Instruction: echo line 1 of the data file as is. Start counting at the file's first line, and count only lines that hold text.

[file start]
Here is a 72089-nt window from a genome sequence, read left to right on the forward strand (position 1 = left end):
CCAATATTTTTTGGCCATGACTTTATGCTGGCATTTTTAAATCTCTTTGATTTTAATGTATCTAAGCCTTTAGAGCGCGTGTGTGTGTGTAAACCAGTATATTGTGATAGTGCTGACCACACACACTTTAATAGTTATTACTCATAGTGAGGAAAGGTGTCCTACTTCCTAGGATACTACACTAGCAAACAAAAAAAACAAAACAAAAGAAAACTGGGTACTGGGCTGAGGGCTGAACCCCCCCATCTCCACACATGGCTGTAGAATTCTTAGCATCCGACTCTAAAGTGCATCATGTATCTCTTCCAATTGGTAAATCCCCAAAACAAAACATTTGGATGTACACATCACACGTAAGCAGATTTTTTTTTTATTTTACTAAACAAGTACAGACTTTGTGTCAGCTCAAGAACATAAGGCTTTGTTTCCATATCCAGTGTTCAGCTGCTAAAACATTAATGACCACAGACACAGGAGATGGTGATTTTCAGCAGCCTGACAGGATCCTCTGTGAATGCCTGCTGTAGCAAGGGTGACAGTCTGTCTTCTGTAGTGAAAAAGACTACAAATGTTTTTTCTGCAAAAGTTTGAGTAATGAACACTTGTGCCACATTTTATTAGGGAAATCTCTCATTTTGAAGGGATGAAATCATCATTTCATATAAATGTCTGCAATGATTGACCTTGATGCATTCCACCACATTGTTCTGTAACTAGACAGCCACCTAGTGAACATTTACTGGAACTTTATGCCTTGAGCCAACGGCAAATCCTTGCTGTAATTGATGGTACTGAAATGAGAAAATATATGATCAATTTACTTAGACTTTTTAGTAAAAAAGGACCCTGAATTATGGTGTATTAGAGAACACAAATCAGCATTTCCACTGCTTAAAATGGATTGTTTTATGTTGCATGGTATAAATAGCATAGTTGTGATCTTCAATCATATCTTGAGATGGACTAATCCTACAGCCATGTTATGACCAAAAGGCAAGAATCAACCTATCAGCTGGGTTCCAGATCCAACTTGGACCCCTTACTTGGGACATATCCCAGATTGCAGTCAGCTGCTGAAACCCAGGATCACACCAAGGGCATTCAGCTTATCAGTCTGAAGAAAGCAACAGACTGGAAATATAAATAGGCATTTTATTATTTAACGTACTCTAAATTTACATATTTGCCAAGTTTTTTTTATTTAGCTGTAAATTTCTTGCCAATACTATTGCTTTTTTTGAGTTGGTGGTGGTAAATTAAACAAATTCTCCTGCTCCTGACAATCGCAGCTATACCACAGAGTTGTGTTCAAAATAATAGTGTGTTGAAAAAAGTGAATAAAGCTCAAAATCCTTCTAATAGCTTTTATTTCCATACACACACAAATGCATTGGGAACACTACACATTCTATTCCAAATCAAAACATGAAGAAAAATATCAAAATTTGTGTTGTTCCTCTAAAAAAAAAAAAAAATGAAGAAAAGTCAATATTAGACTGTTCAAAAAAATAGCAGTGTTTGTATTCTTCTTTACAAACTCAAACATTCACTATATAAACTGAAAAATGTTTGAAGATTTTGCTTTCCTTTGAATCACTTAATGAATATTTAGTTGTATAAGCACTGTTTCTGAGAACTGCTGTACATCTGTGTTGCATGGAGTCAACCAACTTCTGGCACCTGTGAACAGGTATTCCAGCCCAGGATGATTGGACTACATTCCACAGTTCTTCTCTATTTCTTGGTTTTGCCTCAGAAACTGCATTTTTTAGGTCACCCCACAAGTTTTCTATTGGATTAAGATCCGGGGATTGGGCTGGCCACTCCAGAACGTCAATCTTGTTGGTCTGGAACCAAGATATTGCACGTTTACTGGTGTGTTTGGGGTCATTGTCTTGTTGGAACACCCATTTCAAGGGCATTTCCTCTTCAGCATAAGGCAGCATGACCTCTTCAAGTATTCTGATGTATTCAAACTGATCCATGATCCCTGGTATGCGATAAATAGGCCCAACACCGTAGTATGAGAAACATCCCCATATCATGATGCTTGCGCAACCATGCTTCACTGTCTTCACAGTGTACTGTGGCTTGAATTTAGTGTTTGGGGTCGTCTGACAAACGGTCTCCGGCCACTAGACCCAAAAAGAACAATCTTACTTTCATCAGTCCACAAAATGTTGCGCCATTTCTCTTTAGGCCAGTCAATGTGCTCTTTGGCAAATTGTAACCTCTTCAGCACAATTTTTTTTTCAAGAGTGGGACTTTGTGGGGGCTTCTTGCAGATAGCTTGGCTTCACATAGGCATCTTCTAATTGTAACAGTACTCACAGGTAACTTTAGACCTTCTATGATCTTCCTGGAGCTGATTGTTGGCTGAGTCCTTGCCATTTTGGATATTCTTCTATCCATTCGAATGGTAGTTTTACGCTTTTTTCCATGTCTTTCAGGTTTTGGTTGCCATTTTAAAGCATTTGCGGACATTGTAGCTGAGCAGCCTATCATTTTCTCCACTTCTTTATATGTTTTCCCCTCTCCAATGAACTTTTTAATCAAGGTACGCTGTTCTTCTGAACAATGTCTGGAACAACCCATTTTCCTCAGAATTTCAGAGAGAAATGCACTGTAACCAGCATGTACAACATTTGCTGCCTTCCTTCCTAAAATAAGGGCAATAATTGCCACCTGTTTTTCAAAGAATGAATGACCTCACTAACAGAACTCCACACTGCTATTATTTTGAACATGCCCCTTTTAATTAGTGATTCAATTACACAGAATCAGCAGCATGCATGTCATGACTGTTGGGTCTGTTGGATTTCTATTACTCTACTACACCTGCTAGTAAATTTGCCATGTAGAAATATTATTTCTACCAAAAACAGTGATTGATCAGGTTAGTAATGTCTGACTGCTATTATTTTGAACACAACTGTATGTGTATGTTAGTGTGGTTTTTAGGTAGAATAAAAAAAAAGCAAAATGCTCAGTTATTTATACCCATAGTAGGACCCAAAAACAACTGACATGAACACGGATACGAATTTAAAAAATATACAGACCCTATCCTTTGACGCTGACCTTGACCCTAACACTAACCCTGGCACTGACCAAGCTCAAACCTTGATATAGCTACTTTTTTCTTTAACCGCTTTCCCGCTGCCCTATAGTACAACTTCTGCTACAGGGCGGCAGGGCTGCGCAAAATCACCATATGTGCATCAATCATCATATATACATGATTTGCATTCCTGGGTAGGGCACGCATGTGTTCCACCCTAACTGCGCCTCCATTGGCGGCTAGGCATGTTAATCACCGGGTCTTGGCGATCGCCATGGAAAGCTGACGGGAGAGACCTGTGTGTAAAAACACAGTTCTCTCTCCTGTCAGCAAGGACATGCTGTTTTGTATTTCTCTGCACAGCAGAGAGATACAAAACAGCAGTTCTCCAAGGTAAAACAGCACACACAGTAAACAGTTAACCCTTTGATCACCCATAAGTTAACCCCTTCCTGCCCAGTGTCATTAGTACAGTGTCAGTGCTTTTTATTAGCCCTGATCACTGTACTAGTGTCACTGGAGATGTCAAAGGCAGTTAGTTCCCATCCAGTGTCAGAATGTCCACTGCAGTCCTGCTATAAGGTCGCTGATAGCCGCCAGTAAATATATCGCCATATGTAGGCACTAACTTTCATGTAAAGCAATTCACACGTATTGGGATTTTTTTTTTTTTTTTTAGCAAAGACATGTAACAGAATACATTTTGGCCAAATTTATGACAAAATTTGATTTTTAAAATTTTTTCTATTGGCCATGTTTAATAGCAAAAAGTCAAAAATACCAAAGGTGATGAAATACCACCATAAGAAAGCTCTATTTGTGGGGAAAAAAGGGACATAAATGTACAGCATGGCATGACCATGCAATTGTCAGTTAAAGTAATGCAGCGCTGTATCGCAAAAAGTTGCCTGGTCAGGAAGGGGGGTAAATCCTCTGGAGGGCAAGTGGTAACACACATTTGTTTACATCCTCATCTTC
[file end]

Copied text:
Here is a 72089-nt window from a genome sequence, read left to right on the forward strand (position 1 = left end):